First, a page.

June 9, 2012
Eclipse, Subversion, and Moneydance CSV Importers on OSX
I use Moneydance to track my personal finances. Recently Tokyo Mitsubishi UFJ bank decided to drop support for downloading transactions in Microsoft Money format and switched to a CSV format. That is kind of annoying because I like to download my transactions from the bank and jam them into Moneydance. It means I don't have to type them in. But now they are in CSV format, which isn't natively supported
There is a beta CSV import extension for Moneydance though, so I tried that out. It has support for formats from some banks, and then has a "custom reader" format that you can use to set up the fields that your bank sends. That worked out well. The problem is that the imported transactions from the bank were garbled. The text didn't show up as proper Japanese, it was more like goobledegook.
That is a clear indication that the encoding on the file was set wrong. I know the files my bank sends are in Shift-JIS, but I changed the format to UTF-8 in Emacs since UTF-8 is the format that all text files should be saved in. Unfortunately, the extension does not import as UTF-8 and since it does not give an option for selecting the encoding I assume that they just take the platform default or something.
A quick check of the code shows that indeed, they use a Java FileReader (who thought it was a good idea to have the filereader open text files in the platform default encoding? It is never a good idea to assume a default and not allow programmers a way to change it.) So to fix it, you simply need to use a FileInputStream and an InputStreamReader with the encoding set. No problem.
It looks like Google has a SVN repository for the project. I figure I'll open up Eclipse and use that to make the local change and import my text file. Oh, my version of Eclipse is really old. So let's download a new version. That was pretty painless.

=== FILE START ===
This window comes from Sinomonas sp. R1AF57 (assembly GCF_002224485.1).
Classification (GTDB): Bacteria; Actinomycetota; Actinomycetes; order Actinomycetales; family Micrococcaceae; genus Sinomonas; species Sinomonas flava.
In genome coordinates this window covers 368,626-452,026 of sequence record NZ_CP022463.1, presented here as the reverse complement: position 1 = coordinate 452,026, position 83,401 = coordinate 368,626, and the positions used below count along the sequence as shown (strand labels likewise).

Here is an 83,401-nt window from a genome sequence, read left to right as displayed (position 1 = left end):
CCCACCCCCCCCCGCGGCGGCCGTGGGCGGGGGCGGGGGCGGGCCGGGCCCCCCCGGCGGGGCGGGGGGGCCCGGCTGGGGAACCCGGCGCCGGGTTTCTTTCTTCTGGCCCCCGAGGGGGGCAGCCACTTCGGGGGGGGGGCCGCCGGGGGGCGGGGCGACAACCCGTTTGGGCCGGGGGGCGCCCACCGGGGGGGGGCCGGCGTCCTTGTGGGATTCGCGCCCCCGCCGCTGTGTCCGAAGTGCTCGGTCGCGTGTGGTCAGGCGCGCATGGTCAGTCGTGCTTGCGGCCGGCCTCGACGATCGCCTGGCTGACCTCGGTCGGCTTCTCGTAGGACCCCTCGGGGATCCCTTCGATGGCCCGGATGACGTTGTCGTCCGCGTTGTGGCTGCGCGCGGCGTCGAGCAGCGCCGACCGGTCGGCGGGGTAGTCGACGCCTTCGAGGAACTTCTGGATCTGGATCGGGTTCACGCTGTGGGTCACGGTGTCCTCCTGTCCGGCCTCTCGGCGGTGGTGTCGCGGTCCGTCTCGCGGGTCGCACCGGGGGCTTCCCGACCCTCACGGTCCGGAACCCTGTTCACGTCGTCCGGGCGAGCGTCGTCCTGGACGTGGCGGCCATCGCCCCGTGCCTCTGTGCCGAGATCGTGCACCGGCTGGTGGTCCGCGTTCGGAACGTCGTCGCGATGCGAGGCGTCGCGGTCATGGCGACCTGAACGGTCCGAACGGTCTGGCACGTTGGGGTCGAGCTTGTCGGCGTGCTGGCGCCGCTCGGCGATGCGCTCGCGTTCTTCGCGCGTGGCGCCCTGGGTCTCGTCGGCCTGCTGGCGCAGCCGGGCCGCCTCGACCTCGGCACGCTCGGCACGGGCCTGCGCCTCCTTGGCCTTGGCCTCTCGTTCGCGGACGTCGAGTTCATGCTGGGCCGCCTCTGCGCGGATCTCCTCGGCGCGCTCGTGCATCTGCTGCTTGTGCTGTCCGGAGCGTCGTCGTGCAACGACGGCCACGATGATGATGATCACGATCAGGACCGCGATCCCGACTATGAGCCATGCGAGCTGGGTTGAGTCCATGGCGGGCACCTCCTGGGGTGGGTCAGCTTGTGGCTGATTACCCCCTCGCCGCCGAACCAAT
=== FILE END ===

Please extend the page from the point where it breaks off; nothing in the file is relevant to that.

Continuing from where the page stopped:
Now, how do I hook Eclipse up with Subversion? It looks like there are two solutions, the more popular of which is Subclicpse. I was able to install that without any trouble. I was a bit worried about the version of Subversion that my mac came with (1.6.17 according to svn –version) and a mismatch there, but let's give it a go.
Wait, they don't have any information telling me how to use Subversion. Well, some British guy wrote something up that makes it pretty clear. Following along with him, I got up to where Subclipse would try to pull down the information and … Some sort of error about a JavaHL library! What? Well, that seems to be pretty well explained on the Subclipse website, so I downloaded JavaHL (the Java subversion bindings apparently) and tried again. Now I get a version mismatch! It says "Incompatible JavaHL library loaded. 1.7.x or later required." But there were no versions listed on the download page! And by the way, that download from open.collab.net does not list any different versions, only different operating systems! I downloaded the correct version for my version of OSX (I still haven't downloaded to the latest version) but that did not work! What do I do now? The documentation says that it installs svn itself (it did, in /opt/subversion/bin) but that version is the same as the one that came with OSX by default anyway. So why would there be a version mis-match? Also, they made me register to download their package, which was kind of annoying, but forgivable. As long as they understand that some guy named Fugu Tabetai working as a consultant for Fish Eating Incorporated that makes less that $25 million a year probably isn't a good business opportunity for them.